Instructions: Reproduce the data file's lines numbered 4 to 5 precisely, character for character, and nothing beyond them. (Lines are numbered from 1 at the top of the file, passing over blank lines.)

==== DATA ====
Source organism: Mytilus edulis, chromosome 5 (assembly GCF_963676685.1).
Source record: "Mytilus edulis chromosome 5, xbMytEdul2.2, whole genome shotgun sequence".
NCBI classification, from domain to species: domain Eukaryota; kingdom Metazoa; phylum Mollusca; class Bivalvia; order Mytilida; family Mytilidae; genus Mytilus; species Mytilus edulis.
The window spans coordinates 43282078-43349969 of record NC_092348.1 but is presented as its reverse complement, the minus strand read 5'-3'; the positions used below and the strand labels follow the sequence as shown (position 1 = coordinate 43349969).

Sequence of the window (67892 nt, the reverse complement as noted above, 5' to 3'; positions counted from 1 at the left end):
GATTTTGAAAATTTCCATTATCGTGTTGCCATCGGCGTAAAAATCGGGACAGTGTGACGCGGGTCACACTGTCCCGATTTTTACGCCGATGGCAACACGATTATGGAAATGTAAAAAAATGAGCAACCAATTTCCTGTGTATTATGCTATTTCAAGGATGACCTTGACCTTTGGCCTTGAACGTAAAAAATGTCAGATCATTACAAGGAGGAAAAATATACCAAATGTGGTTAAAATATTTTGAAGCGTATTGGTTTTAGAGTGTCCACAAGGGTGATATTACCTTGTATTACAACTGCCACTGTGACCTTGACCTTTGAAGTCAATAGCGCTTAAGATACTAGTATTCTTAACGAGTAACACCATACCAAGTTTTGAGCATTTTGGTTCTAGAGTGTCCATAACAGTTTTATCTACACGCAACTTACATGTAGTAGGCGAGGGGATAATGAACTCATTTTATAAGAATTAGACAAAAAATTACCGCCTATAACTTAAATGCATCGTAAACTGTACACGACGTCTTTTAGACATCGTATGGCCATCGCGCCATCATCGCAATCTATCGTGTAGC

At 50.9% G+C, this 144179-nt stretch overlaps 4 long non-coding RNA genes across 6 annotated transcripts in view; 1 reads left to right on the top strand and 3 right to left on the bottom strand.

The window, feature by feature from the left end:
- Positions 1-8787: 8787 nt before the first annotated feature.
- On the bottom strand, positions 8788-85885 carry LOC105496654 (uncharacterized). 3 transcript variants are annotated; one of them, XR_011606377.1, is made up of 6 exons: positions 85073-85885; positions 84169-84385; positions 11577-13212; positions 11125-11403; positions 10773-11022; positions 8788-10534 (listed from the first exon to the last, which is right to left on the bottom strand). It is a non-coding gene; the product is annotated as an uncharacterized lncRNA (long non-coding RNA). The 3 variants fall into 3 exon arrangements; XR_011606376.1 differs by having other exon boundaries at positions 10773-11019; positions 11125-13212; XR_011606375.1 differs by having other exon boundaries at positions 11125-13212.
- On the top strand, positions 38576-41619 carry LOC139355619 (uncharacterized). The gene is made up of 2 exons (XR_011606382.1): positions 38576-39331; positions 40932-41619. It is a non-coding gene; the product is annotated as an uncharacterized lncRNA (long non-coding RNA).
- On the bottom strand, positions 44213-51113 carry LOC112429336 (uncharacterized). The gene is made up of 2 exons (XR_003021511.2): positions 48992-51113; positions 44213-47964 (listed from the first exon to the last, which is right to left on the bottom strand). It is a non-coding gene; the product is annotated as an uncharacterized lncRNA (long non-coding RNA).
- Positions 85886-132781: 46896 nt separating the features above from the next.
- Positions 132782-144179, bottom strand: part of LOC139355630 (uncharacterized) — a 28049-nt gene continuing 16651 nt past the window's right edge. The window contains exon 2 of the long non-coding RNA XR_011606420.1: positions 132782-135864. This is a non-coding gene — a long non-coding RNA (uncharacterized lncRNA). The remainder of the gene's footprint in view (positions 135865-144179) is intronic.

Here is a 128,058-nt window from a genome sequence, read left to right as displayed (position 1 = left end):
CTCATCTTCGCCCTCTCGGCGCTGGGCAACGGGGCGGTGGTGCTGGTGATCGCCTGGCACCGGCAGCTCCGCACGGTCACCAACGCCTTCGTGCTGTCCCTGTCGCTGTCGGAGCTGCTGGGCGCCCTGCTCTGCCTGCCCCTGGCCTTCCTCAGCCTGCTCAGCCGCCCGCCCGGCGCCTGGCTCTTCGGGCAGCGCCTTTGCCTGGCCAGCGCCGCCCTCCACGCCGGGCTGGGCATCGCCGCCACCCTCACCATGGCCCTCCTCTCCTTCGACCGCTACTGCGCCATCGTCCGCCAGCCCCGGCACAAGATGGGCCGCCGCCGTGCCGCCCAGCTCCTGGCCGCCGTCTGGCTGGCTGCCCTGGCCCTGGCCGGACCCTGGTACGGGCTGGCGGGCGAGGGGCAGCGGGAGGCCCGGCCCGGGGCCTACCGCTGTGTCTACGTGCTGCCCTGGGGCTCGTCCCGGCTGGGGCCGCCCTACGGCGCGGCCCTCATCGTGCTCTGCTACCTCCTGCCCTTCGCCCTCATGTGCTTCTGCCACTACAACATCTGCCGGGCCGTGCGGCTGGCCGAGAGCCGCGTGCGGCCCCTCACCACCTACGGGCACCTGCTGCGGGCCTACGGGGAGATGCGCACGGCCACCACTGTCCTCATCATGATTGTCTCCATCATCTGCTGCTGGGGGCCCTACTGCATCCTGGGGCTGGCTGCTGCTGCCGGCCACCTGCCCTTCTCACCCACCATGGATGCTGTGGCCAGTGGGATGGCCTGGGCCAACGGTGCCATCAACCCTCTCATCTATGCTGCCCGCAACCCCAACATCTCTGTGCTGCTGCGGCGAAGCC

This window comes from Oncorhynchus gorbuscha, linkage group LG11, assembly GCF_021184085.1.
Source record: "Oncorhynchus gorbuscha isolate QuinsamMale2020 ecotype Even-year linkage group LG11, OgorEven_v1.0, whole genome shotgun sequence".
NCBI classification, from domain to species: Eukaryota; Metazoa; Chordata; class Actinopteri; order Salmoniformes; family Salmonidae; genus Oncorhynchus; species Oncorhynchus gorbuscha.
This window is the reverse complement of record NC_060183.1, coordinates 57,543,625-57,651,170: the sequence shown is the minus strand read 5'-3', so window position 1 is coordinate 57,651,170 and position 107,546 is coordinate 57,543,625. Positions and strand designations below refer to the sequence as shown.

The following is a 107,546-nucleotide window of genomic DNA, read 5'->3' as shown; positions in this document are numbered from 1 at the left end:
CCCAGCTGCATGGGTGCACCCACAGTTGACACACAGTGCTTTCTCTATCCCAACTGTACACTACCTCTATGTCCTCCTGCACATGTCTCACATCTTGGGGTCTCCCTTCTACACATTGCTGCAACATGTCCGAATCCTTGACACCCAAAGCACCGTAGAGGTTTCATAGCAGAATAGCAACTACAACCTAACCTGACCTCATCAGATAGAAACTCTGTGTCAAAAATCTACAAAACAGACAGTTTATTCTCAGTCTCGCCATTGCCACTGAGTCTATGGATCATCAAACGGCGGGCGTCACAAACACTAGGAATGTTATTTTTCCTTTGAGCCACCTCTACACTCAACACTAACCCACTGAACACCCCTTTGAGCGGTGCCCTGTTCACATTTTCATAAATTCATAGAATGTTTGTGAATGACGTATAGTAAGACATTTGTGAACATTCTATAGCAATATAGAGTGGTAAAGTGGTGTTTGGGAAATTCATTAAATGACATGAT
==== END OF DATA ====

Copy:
The window spans coordinates 43282078-43349969 of record NC_092348.1 but is presented as its reverse complement, the minus strand read 5'-3'; the positions used below and the strand labels follow the sequence as shown (position 1 = coordinate 43349969).

Sequence of the window (67892 nt, the reverse complement as noted above, 5' to 3'; positions counted from 1 at the left end):